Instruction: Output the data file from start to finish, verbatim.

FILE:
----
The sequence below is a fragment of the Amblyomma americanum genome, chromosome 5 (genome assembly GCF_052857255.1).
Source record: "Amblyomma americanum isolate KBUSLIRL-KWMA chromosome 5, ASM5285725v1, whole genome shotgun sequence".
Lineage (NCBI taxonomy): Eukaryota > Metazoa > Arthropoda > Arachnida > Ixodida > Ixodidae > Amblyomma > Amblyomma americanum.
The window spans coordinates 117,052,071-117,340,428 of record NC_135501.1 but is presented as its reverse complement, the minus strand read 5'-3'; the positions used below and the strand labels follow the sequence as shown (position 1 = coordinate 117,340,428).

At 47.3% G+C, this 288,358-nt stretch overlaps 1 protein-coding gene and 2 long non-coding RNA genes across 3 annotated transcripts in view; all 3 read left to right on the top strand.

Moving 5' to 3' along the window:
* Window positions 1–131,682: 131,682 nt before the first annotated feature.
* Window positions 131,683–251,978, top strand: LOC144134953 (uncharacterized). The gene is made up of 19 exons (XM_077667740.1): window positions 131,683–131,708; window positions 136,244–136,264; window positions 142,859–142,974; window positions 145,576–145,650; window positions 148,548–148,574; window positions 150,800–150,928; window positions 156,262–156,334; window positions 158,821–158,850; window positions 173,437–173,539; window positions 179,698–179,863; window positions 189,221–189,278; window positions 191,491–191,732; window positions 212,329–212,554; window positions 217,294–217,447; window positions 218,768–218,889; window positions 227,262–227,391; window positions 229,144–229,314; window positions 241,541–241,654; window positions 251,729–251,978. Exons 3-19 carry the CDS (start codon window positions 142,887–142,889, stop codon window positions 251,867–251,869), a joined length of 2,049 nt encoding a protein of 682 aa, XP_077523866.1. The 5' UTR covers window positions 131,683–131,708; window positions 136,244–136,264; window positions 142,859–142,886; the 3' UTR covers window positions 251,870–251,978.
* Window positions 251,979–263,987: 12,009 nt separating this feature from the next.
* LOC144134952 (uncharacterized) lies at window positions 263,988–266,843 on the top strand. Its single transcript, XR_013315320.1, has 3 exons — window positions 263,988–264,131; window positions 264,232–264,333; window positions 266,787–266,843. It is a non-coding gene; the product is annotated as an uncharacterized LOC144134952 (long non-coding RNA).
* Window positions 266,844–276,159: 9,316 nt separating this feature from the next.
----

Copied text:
The sequence below is a fragment of the Amblyomma americanum genome, chromosome 5 (genome assembly GCF_052857255.1).
Source record: "Amblyomma americanum isolate KBUSLIRL-KWMA chromosome 5, ASM5285725v1, whole genome shotgun sequence".
Lineage (NCBI taxonomy): Eukaryota > Metazoa > Arthropoda > Arachnida > Ixodida > Ixodidae > Amblyomma > Amblyomma americanum.
The window spans coordinates 117,052,071-117,340,428 of record NC_135501.1 but is presented as its reverse complement, the minus strand read 5'-3'; the positions used below and the strand labels follow the sequence as shown (position 1 = coordinate 117,340,428).

At 47.3% G+C, this 288,358-nt stretch overlaps 1 protein-coding gene and 2 long non-coding RNA genes across 3 annotated transcripts in view; all 3 read left to right on the top strand.

Moving 5' to 3' along the window:
* Window positions 1–131,682: 131,682 nt before the first annotated feature.
* Window positions 131,683–251,978, top strand: LOC144134953 (uncharacterized). The gene is made up of 19 exons (XM_077667740.1): window positions 131,683–131,708; window positions 136,244–136,264; window positions 142,859–142,974; window positions 145,576–145,650; window positions 148,548–148,574; window positions 150,800–150,928; window positions 156,262–156,334; window positions 158,821–158,850; window positions 173,437–173,539; window positions 179,698–179,863; window positions 189,221–189,278; window positions 191,491–191,732; window positions 212,329–212,554; window positions 217,294–217,447; window positions 218,768–218,889; window positions 227,262–227,391; window positions 229,144–229,314; window positions 241,541–241,654; window positions 251,729–251,978. Exons 3-19 carry the CDS (start codon window positions 142,887–142,889, stop codon window positions 251,867–251,869), a joined length of 2,049 nt encoding a protein of 682 aa, XP_077523866.1. The 5' UTR covers window positions 131,683–131,708; window positions 136,244–136,264; window positions 142,859–142,886; the 3' UTR covers window positions 251,870–251,978.
* Window positions 251,979–263,987: 12,009 nt separating this feature from the next.
* LOC144134952 (uncharacterized) lies at window positions 263,988–266,843 on the top strand. Its single transcript, XR_013315320.1, has 3 exons — window positions 263,988–264,131; window positions 264,232–264,333; window positions 266,787–266,843. It is a non-coding gene; the product is annotated as an uncharacterized LOC144134952 (long non-coding RNA).
* Window positions 266,844–276,159: 9,316 nt separating this feature from the next.